Pirated CDs - Is There A Problem?
According to estimates, a staggering one-third of all CDs sold in the world are pirated. That's a huge figure, and it means that the record labels, and even more importantly, the artists who made the music, don't see a penny from all those sales. The big profits go to the criminal organisations that put out these pirates.
They're a massive business all across Asia, but you can find them quite easily in every country in the world. Some are done well, others are obvious, cheap fakes. But when copying a CD is very quick and easy, it's no surprise that counterfeiters have been quick to step in and take advantage. Just after the Millennium, in fact, it was discovered that some British high street stores were selling pirated CDs, even though they didn't know it - their distributors in Europe had been infiltrated.
What Is A Pirated CD?
A pirated CD is an illegal copy of a CD that's offered for sale at regular retail prices. No royalties are paid to artists and composers. Much like real commercial recordings, they're produced on duplicators which can churn out thousands of copies very easily - since everything is digital, there's no problem with that; the copy will sound just like the original.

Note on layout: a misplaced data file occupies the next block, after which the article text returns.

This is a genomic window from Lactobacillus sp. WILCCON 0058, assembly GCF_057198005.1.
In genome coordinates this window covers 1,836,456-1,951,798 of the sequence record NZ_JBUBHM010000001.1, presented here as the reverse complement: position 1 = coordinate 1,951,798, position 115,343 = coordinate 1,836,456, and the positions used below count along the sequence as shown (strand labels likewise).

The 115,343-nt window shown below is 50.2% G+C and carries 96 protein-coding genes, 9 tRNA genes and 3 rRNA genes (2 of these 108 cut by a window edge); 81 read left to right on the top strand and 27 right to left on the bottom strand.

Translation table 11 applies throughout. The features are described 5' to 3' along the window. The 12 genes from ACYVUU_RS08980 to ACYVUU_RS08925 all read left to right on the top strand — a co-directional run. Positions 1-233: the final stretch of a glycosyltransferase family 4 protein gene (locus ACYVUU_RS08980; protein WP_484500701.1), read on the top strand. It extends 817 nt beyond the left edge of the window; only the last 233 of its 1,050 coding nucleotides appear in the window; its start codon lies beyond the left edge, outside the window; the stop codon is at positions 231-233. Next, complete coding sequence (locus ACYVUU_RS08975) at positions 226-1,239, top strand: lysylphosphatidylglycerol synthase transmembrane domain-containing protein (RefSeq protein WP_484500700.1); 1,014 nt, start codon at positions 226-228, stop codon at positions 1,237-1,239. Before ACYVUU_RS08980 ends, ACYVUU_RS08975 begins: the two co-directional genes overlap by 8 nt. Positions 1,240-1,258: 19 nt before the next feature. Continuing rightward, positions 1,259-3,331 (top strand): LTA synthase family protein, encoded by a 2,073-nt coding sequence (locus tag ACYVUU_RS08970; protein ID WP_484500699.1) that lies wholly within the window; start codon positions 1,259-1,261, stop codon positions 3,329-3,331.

That said, the low-end counterfeiters will use CD-R discs (some of which have a greenish tint to the playing side, which distinguishes them from proper CDs) and printed labels on the disc, or even laser printing as opposed to the "real" printing. These are very easy to pick out at a glance.
About the only area which can cause the counterfeiters problems is the cover. But in most cases it's something they've surmounted, often by scanning and printing - although the booklets won't have the same glossy sheen you'll find in the real thing, since they have no incentive to invest in more expensive paper stock. At the low end there might be no booklet at all or simply something cheaply photocopied, where the quality is quite obviously inferior and easily spotted.
Where To Find Them
You'll find pirated CDs for sale on online auction sites (with no chance to inspect beforehand, there's no way you can tell before you buy) and at places like car boot sales, which are fairly unregulated.
Some market traders may carry them, but Trading Standards are alert to the problem, and with the possibility of prosecution, it's a brave trader these days who will deal in quantities of pirated CDs.
Is There A Problem?
In a word, yes. Many people believe CDs are too expensive, and that by buying cheaper versions they're making a stand. They're not really, they're simply feeding money into criminal enterprises and making sure that people involved with the CD - never mind the record labels, that also means the artists, musicians, arrangers, composers and so on who might receive royalties for the work - are seeing nothing for the effort they've put in. With the huge trade in pirated CDs, that can amount to many thousands of pounds per person. When people buy pirated versions they're essentially robbing those people. The counterfeiters aren't Robin Hoods, they're raking it in - and nothing's going to the poor. For a relatively small investment in equipment they stand to make an awful lot of money.